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I am currently building an Excel calculation engine. Its purpose is basically to wrap the calculation logic of an Excel workbook in order to use the logic from a C# library.

using (var s = new Spreadsheet())
{
    s.AutoCalculate = false;
    s.LoadFromFile("D:/workbook.xlsx");

    // Example: Set B36 to 1000.0
    s.SetValue(1000.0/i, "SheetName", 36, 2); 
    // Arbitrary cell values could be set here

    // Calculate result values
    s.Calculate();

    // Example: Read B52
    var result = s.GetValue("SheetName", 52, 2)); 
    // Arbitrary cell values could be read here
}

The library is meant to work for arbitrary workbooks and a flexible number of cell writes and reads. I cannot optimize anything specifically for a workbook or a known workbook layout. The worksheet might contain VBA macros and functions. I've tried a lot to avoid Interop, but have not yet managed to find any solution.

Here is my wrapper:

public class Spreadsheet : IDisposable
{
    [DllImport("user32.dll")]
    private static extern uint GetWindowThreadProcessId(IntPtr hWnd, out uint lpdwProcessId);

    private readonly Dictionary<string, Worksheet> _worksheets = new Dictionary<string, Worksheet>();

    private readonly Dictionary<CellInfo, Range> _cells = new Dictionary<CellInfo, Range>(); 

    private Application _excelApplication;

    private Workbooks _workbooks;

    private Workbook _workbook;

    private Windows _windows;

    private Window _windowItem;

    private bool _autoCalculate;

    public bool AutoCalculate
    {
        get { return _autoCalculate; }
        set
        {
            _autoCalculate = value;
            if (_excelApplication != null)
                _excelApplication.Calculation =
                    _autoCalculate ? XlCalculation.xlCalculationAutomatic : XlCalculation.xlCalculationManual;
        }
    }

    public Spreadsheet()
    {
        OpenExcelApplication();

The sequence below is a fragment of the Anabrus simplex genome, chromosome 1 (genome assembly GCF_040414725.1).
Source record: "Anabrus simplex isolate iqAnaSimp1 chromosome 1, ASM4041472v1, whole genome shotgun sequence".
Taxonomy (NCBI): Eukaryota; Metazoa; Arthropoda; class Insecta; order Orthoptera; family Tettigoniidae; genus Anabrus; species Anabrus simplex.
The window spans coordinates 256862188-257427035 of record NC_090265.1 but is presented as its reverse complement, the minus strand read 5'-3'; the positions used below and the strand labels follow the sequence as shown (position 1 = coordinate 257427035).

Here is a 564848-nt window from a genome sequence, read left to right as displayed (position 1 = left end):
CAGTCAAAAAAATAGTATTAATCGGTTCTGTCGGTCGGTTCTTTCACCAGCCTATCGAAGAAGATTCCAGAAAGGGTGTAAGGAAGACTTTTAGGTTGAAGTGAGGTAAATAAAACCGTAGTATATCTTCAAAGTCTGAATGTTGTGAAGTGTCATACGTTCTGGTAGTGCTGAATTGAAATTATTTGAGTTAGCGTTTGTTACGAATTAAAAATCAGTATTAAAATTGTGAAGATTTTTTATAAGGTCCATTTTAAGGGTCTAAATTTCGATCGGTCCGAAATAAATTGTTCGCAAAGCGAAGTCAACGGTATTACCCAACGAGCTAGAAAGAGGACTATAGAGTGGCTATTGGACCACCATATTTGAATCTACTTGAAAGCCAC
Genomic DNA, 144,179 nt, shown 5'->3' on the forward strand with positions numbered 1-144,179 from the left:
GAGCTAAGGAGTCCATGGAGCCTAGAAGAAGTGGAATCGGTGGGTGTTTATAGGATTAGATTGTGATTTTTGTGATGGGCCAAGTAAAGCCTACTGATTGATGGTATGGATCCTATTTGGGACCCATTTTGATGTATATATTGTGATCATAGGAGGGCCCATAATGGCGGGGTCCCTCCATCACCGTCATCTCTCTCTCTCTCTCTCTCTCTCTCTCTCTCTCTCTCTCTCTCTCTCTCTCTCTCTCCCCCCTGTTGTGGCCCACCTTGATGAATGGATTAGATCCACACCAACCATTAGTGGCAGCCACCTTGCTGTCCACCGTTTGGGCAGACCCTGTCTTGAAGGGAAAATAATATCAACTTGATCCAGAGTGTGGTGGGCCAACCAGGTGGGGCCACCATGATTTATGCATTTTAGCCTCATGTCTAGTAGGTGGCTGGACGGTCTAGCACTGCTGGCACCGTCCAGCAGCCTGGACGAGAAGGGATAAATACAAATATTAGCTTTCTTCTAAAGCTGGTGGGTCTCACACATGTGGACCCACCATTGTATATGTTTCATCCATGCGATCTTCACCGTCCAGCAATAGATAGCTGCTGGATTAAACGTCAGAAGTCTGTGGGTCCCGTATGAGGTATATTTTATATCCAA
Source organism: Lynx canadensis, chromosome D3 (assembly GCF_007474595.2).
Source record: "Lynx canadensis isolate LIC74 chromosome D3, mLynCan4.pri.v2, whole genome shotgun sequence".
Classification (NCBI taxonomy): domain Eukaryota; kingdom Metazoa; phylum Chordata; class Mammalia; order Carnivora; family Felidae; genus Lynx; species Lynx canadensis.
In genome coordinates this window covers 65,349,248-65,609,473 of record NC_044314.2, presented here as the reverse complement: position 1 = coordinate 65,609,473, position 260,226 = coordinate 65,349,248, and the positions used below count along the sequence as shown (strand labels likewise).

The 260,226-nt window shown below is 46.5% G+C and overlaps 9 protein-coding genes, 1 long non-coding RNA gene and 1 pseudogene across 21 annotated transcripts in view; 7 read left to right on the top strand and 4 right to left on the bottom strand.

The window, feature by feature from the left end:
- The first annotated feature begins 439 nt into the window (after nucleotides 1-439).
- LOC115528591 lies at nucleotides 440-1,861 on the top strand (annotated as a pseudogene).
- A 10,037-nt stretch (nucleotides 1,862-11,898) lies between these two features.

}        

    private void OpenExcelApplication()
    {
        _excelApplication = new Application {Visible = false};
        _excelApplication.ScreenUpdating = false;
        _excelApplication.DisplayAlerts = false;
    }

    public void SetValue(double value, string sheetName, int cellRow, int cellColumn)
    {
        var cell = GetCell(sheetName, cellRow, cellColumn);
        cell.Value2 = value;
    }

    public double GetValue(string sheetName, int row, int column)
    {
        var cell = GetCell(sheetName, row, column);
        var valueString = cell.Value2.ToString();
        return double.Parse(valueString);
    }

    public void Calculate()
    {
        _excelApplication.Calculate();
    }

    public void LoadFromFile(string location)
    {
        if (_workbook != null)
        {
            try
            {
                _workbook.Close(false, Missing.Value, Missing.Value);
            }
            catch (Exception)
            {}
        }

        var tempFileName = Path.GetTempFileName();
        File.Copy(location, tempFileName, true);
        _workbook = _excelApplication.Workbooks.Open(tempFileName);
        _workbook.EnableAutoRecover = false;
        _workbook.ForceFullCalculation = false;

        _excelApplication.Calculation =
                    _autoCalculate ?
                    XlCalculation.xlCalculationAutomatic :
                    XlCalculation.xlCalculationManual;
    }

    private Worksheet GetSheet(string name)
    {
        if (_worksheets.ContainsKey(name)) return _worksheets[name];
        var sheet = _workbook.Sheets[name];
        _worksheets.Add(name, sheet);
        return sheet;
    }

    private Range GetCell(string sheetName, int row, int column)
    {
        var cellInfo = new CellInfo();
        cellInfo.SheetName = sheetName;
        cellInfo.Row = row;
        cellInfo.Column = column;
        if (_cells.ContainsKey(cellInfo)) return _cells[cellInfo];

        var sheet = GetSheet(sheetName);
        var cell = (Range)sheet.Cells[row, column];
        _cells.Add(cellInfo, cell);
        return cell;
    }

    public static bool TryKillProcessByMainWindowHwnd(int hWnd)
    {
        uint processId;
        GetWindowThreadProcessId((IntPtr) hWnd, out processId);